By samzenpus from Slashdot's homeward-bound department
An Anonymous Coward send word that the SpaceX Dragon capsule is heading home
from the International Space Station. From the article: "The unmanned Dragon space capsule set off from the International Space Station Sunday for the cargo-laden return trip to Earth after successfully delivering its first commercial payload, NASA said.
Using a robotic arm, an astronaut aboard the floating laboratory detached and released the capsule at 1329 GMT after an 18-day mission to resupply the space station, the first ever by a privately-owned company, SpaceX.
The next step will be to bring the capsule out of orbit by intermittently firing its onboard engines to slow its speed.
It is then supposed to parachute into the Pacific Ocean off the California coast at 1920 GMT."Read Replies (0)
By samzenpus from Slashdot's don't-forget-the-robot department
An anonymous reader writes "What would you do to 'go geek' if you had a major remodel on your hands? My wife and I are re-modeling my in-law's 3000 sq foot single-level house, and we're both very wired, tech-savvy individuals. We will both have offices, as well as TVs in the bedroom and dining room. My question to the community is: What would you do if you had 10-20,000 to spend for this kind of remodel project? What kind of hardware/firmware would you install? I'd love to have a digital 'command center' to run an LCD wall-calendar for the family, and be able to play my PS3 from anywhere in the house (ie, if everyone wants to watch Netflix while I'm in the middle of some Borderlands). What else have geeks done/planned to do? This is a test run for a much, much nicer house down the road, so don't be overly afraid of cost concerns for really great ideas. We will be taking most of the house down to studs, so don't factor demolition into costs. For culinary-minded geeks, I'd love any ideas you have to surprise my wife with cool kitchen gadgets or designs."Read Replies (0)
By Soulskill from Slashdot's or-one-kilo-library-of-congress department
An anonymous reader writes "Last night, the Internet Archive threw a party; hundreds of Internet Archive supporters, volunteers, and staff celebrated that the site had passed the 10,000,000,000,000,000 byte mark for archiving the Internet. As the non-profit digital library, known for its Wayback Machine service, points out, the organization has thus now saved 10 petabytes of cultural material."
The announcement coincided with the release of an 80-terabyte dataset for researchers
and, for the first time, the complete literature of a people: the Balinese
.Read Replies (0)
By Soulskill from Slashdot's get-'em-good department
sends this quote from an article at MIT's Technology Review:"In the event that a giant asteroid is headed toward Earth, you’d better hope that it’s blindingly white. A pale asteroid would reflect sunlight — and over time, this bouncing of photons off its surface could create enough of a force to push the asteroid off its course. How might one encourage such a deflection? The answer, according to an MIT graduate student: with a volley or two of space-launched paintballs. Sung Wook Paek, a graduate student in MIT’s Department of Aeronautics and Astronautics, says if timed just right, pellets full of paint powder, launched in two rounds from a spacecraft at relatively close distance, would cover the front and back of an asteroid, more than doubling its reflectivity, or albedo. The initial force from the pellets would bump an asteroid off course; over time, the sun’s photons would deflect the asteroid even more."Read Replies (0)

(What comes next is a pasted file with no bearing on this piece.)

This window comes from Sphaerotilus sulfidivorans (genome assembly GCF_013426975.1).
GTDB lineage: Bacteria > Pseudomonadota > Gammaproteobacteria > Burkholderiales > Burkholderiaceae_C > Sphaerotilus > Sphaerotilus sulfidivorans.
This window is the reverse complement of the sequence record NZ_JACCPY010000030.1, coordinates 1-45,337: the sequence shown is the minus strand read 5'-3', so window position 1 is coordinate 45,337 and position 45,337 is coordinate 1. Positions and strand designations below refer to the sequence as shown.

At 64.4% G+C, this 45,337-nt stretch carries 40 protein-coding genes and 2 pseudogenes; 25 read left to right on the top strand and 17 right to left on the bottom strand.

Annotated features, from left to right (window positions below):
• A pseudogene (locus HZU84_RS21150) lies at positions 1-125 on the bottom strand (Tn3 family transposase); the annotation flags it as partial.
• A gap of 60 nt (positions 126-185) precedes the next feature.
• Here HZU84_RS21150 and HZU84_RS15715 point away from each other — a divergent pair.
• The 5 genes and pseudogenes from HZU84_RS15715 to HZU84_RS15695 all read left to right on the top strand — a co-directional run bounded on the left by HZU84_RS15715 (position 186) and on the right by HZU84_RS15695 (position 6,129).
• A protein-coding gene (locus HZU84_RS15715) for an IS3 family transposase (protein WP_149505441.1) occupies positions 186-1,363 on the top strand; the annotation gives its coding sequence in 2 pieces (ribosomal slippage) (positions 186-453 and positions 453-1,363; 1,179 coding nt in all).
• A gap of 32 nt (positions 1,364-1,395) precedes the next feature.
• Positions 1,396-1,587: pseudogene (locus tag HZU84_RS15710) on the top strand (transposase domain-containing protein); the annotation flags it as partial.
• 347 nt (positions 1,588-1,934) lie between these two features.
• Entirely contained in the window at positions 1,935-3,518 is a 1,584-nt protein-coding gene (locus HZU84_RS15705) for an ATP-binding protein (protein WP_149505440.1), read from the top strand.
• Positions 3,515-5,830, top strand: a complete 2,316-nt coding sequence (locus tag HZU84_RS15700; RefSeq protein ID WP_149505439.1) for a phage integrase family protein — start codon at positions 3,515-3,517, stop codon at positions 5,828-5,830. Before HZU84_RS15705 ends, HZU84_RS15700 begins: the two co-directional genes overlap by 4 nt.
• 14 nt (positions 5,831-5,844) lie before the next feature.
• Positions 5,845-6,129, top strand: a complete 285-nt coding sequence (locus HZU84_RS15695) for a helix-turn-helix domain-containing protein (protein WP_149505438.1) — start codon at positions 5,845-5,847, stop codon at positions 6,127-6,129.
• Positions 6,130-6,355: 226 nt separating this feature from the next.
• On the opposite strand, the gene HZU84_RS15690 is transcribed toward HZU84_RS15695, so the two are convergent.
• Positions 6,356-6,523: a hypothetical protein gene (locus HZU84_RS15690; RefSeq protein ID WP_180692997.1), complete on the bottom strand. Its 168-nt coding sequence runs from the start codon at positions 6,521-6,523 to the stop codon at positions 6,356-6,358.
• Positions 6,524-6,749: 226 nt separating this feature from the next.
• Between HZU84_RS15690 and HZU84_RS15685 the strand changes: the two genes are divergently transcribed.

By Soulskill from Slashdot's responsible-disclosure-irresponsible-support department
An anonymous reader writes "A few months ago I stumbled across an interesting security hole with my webhost. I was able access any file on the server, including those of other users. When I called the company, they immediately contacted the server team and said they would fix the problem that day. Since all you need when calling them is your username, and I was able to list out all 500 usernames on the server, this was rather a large security breach. To their credit, they did patch the server. It wasn't a perfect fix, but close enough that moving to a new web host was moved down on my list of priorities. Jump a head to this week: they experienced server issues, and I asked to be moved to a different server. Once it was done, the first thing I did was run my test script, and I was able to list out everyone's files again. The hosting company only applied the patch to old server. I'm now moving off this web host all together. However, I do fear for the thousands of customers that have no clue about this security issue. With about 10 minutes of coding, someone could search for the SQL connection string and grab the username/password required to access their hosting account. What's the best way to handle this type of situation?"Read Replies (0)